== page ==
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Health and Environment

Learn about environmental factors and conditions that affect human health, what is being done nationally and internationally to mitigate those problems, and how you and your family can lower the risks to your health from environmental hazards.
  1. Air Quality (6)
  2. Bird Flu (2)
  3. Bisphenol-A (8)
  4. Food (17)
  5. Health Problems & Disease (13)
  6. Health and Children (5)
  7. Healthy Holidays (2)
  8. Mobile Phones (5)
  9. Red Tides FAQ (6)
  10. Secondhand Smoke (2)

Deforestation and Ebola
Deforestation in West Africa might have played a role in the recent re-emergence of Ebola.

Deer Ticks, Lyme Disease, and Climate Change
Lyme disease occurs following complex interactions between bacteria, a tick, mammals, habitat, and the climate. Learn about how those interactions are changing.

The 10 Countries with the Least Healthy Environment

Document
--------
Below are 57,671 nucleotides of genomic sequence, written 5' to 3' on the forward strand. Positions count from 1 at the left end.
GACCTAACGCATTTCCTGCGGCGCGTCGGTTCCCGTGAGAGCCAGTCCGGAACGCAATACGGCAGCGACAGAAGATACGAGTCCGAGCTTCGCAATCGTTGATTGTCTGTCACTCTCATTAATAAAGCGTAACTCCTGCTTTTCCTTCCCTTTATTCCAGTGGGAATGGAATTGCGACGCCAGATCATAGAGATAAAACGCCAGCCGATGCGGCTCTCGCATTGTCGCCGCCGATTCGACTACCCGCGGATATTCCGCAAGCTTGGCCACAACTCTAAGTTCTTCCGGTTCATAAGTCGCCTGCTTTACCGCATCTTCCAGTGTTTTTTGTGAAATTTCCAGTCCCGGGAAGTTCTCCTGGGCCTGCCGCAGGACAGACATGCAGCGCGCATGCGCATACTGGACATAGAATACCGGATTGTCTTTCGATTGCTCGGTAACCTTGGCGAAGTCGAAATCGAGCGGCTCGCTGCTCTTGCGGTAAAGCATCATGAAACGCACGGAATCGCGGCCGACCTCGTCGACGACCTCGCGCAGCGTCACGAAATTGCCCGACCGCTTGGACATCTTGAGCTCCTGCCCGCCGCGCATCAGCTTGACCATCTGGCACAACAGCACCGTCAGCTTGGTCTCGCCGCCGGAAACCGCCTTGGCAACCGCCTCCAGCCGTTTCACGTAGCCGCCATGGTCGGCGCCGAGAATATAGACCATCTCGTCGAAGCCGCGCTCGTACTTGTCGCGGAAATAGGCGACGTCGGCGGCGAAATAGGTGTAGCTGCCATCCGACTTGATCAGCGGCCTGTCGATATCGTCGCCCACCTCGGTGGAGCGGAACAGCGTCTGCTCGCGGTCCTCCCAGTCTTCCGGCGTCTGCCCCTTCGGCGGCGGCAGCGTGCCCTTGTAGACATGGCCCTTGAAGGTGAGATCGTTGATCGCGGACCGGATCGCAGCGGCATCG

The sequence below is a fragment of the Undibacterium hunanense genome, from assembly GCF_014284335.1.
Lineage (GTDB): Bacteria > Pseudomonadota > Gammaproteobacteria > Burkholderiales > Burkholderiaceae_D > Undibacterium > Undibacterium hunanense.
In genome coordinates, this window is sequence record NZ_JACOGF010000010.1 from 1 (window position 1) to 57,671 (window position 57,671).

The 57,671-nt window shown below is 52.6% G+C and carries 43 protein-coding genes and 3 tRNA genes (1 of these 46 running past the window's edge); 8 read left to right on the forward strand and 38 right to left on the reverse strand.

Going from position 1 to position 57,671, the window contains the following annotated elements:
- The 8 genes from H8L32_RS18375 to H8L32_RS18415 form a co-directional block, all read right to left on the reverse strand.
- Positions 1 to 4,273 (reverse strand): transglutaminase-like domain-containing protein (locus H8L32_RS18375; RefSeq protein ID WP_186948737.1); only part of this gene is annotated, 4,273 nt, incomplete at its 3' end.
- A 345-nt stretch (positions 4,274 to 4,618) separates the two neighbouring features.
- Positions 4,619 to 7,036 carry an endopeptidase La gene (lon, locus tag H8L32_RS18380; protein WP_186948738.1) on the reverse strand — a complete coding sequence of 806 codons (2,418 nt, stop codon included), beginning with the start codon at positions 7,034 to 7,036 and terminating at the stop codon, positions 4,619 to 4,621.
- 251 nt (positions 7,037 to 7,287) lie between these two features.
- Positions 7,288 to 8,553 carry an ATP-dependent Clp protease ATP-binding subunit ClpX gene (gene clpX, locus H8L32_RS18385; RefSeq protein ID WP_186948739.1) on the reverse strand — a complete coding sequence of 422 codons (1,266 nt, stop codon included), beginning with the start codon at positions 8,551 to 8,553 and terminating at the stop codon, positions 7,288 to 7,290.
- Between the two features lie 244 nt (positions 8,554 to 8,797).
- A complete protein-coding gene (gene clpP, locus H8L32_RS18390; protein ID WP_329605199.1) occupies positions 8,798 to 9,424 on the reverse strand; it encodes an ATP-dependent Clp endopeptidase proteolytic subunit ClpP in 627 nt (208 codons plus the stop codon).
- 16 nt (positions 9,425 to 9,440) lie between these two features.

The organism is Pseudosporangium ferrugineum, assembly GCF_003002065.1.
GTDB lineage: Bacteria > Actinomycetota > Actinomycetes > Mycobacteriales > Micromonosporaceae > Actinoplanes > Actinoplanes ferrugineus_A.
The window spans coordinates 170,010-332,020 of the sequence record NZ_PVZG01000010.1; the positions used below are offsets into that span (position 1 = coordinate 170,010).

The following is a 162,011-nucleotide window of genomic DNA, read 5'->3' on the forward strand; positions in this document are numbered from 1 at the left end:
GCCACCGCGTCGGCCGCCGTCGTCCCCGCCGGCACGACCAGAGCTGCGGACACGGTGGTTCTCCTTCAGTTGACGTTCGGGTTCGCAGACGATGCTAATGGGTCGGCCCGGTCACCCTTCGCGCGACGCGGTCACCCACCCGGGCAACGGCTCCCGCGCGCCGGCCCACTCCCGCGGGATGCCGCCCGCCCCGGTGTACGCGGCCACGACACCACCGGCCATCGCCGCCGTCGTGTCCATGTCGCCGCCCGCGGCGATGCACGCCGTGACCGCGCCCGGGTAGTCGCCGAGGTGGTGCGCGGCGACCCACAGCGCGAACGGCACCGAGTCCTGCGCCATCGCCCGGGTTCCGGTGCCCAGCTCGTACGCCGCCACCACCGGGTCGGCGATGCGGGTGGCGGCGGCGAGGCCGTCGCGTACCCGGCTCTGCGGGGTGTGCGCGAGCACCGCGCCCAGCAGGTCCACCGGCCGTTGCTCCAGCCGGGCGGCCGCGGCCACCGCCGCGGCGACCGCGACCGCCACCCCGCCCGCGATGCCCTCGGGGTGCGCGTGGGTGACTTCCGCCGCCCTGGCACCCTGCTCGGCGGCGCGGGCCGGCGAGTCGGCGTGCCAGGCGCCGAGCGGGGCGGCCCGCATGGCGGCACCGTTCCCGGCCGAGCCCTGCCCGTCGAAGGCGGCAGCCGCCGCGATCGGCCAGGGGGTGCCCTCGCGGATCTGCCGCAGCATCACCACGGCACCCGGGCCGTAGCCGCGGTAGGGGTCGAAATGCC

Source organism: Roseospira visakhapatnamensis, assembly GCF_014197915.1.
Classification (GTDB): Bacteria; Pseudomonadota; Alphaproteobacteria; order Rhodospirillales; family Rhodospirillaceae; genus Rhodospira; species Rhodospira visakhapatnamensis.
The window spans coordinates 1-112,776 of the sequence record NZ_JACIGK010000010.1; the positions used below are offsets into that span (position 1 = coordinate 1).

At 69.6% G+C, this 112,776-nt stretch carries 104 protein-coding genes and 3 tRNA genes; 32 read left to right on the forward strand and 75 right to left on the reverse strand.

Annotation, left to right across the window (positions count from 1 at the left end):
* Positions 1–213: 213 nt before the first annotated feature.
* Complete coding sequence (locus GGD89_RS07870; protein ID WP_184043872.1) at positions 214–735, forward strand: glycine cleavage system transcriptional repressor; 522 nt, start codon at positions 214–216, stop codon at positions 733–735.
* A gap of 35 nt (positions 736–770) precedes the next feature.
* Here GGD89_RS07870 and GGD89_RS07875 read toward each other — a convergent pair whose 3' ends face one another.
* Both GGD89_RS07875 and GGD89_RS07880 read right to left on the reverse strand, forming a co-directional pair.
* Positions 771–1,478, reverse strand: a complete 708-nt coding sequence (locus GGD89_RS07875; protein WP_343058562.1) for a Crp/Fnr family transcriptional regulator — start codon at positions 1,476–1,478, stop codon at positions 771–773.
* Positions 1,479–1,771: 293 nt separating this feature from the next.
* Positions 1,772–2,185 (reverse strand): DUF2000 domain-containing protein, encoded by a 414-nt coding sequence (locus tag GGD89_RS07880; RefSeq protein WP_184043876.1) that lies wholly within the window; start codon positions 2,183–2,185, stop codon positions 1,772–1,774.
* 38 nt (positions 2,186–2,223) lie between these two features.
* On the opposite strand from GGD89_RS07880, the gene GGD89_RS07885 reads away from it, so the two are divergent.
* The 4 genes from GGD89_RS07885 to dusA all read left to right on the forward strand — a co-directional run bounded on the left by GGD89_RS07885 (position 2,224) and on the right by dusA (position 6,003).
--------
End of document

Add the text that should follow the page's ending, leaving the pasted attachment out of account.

A list of the worst countries based on their Environmental Performance Index.

Does Sunscreen Really Protect Your Skin?
Sunscreen is supposed to let you get enough sunshine for good health while shielding you from harmful rays that can cause sunburn and skin cancer. Does your sunscreen offer the protection you need, or leave you exposed to UV radiation and harmful chemicals?

Lead-free Hunting
Conventional bullets used in hunting cause lead poisoning in wildlife and humans. Non-lead bullets provide hunters with a safe and effective alternative.

Top 10 Countries with the Healthiest Environment

Lead in Water Pipes
Lead in your home’s pipes can mean lead in your drinking water. Should you be concerned about it?

Malnutrition, Pollution and Population Growth Spur Increase of Deadly Diseases
Global pollution combined with population growth is leading to widespread malnutrition and making billions of people more susceptible to a range of infectious diseases--from measles and influenza to malaria--according to researchers at Cornell University. Malnutrition currently kills 6 million children annually, and affects 57 percent of the world's people.